When watching a war movie–especially one this brutally realistic–it’s easy to become numb with all the killings and lives lost. But Hacksaw Ridge makes you feel the hurt and the emotion, even amidst the chaos.
Containing perhaps some of the most haunting war scenes I’ve ever seen in film, I imagine it would be similar to if Saving Private Ryan had been made 18 years later. They both strive for the same goal as far as the rawness and realism.
Hacksaw Ridge follows Desmond Doss (Andrew Garfield), a World War II Army Medic who refuses to carry any firearms. He faces ridicule and potential dishonorable discharge unless he goes against his convictions and picks up a weapon. Yet, he still refuses. He’s called a coward and, at one point, is beaten up by some of his fellow soldiers.
The film tells his whole story, but connects it all fluidly. From his time as a child with his brother and abusive father, to meeting his wife, to facing adversity in basic training, to his actual time spent in the Battle of Okinawa in Japan.
We’re given a full account of Doss as a person and why he has such strong faith–even if he doesn’t always fully understand it at times. He knows that’s what the trials of faith may entail. His promise with God not to touch a gun ever again keeps him honest. His stubbornness is commendable. Even admirable. Sticking with your convictions is easy when you don’t catch flack for it, but nearly impossible when treated how he is treated.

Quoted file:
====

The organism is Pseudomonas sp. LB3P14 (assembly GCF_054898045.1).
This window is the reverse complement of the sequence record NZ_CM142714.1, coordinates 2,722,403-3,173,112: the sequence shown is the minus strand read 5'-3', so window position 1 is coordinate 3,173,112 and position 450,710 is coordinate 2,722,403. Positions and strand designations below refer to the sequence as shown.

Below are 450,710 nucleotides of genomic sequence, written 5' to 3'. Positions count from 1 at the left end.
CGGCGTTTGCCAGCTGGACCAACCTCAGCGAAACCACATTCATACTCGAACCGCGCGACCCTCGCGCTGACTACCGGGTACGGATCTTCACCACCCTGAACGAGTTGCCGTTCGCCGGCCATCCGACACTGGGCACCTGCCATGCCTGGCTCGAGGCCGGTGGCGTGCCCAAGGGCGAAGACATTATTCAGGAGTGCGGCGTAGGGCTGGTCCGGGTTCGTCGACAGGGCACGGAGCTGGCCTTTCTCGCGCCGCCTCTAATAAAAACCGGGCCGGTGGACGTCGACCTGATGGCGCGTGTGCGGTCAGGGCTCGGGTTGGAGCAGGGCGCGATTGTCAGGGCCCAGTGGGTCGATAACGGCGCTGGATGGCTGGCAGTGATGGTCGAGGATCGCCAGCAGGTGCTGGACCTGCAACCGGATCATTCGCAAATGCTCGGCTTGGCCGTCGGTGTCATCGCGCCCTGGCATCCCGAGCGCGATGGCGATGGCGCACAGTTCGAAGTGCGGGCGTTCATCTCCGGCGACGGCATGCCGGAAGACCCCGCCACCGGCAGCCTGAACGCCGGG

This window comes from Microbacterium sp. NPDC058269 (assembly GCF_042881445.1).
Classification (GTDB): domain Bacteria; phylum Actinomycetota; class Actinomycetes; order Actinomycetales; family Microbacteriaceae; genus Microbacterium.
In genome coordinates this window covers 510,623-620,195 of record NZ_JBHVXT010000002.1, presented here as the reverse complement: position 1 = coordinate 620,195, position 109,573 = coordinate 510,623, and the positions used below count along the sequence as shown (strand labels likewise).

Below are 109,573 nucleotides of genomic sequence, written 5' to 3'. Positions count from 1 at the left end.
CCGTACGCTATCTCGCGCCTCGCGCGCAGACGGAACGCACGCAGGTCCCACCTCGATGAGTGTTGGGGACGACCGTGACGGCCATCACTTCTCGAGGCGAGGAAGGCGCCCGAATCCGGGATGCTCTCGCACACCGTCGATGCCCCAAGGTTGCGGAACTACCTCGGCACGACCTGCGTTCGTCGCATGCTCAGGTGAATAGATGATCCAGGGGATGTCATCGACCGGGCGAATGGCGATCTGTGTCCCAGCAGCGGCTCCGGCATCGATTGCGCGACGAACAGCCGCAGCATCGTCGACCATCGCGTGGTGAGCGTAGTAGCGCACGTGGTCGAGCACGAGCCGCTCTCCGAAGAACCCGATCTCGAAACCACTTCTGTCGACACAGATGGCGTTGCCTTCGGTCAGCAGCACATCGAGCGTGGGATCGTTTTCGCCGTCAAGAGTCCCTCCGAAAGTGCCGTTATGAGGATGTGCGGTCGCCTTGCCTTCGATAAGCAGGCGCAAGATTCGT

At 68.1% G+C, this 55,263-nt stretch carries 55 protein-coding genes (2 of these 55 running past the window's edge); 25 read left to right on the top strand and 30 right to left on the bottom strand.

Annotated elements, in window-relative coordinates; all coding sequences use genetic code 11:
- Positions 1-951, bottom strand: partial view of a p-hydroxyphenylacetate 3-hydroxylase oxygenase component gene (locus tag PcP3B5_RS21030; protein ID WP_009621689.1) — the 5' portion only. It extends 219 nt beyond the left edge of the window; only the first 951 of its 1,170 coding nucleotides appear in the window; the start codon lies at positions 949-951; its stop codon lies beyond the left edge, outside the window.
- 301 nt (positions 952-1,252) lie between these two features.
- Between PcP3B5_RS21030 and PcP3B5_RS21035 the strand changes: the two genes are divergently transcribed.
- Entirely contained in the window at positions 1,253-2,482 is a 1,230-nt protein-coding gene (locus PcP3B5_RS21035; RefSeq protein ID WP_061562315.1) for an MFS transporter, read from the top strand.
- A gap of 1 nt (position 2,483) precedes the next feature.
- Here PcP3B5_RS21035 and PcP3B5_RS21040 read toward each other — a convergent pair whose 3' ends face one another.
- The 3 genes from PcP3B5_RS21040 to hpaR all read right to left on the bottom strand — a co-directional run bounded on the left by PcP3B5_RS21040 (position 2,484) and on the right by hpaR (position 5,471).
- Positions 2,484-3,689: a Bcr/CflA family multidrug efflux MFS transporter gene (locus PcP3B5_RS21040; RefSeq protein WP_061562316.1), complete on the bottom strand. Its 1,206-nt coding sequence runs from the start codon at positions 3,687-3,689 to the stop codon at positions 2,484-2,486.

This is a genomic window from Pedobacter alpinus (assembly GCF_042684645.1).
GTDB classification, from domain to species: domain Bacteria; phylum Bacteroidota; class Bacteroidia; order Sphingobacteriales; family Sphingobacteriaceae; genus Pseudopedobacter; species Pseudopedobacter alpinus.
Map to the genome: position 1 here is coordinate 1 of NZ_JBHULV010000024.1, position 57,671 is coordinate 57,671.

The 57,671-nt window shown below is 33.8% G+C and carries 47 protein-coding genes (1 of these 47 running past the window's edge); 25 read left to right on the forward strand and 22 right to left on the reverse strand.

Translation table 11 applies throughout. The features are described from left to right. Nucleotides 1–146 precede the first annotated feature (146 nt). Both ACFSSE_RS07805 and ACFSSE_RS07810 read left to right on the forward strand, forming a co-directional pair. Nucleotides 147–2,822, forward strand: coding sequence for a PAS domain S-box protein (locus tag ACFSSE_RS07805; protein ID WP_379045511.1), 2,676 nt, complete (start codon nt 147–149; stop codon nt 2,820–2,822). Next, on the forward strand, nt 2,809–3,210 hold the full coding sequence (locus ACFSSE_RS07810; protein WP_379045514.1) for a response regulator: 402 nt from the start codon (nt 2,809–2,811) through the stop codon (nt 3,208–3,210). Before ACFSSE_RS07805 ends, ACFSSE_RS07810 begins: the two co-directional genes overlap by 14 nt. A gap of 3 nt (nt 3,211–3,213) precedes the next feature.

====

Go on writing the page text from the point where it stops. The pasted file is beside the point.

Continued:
The performances don’t necessarily require much from the actors, since much of the film takes place on the battlefield and there aren’t a whole lot of demanding scenes the way a typical character study may have. Yet the actors still give it their all.
A film with this theme must be careful not to have onlookers write it off as polemic, so a superb set is all but required. And director Mel Gibson and his crew deliver–not once making you question what era this movie takes place in. A lesser film would have easily succeeded in taking you out of the believability of it all.
Based on the actual Desmond Doss, his peers and superiors look at him as a coward, but it’s perhaps even more brave for him to be on the front lines without any means to protect himself. Hacksaw Ridge is my favorite movie of 2016, and one of the best I’ve seen in quite awhile.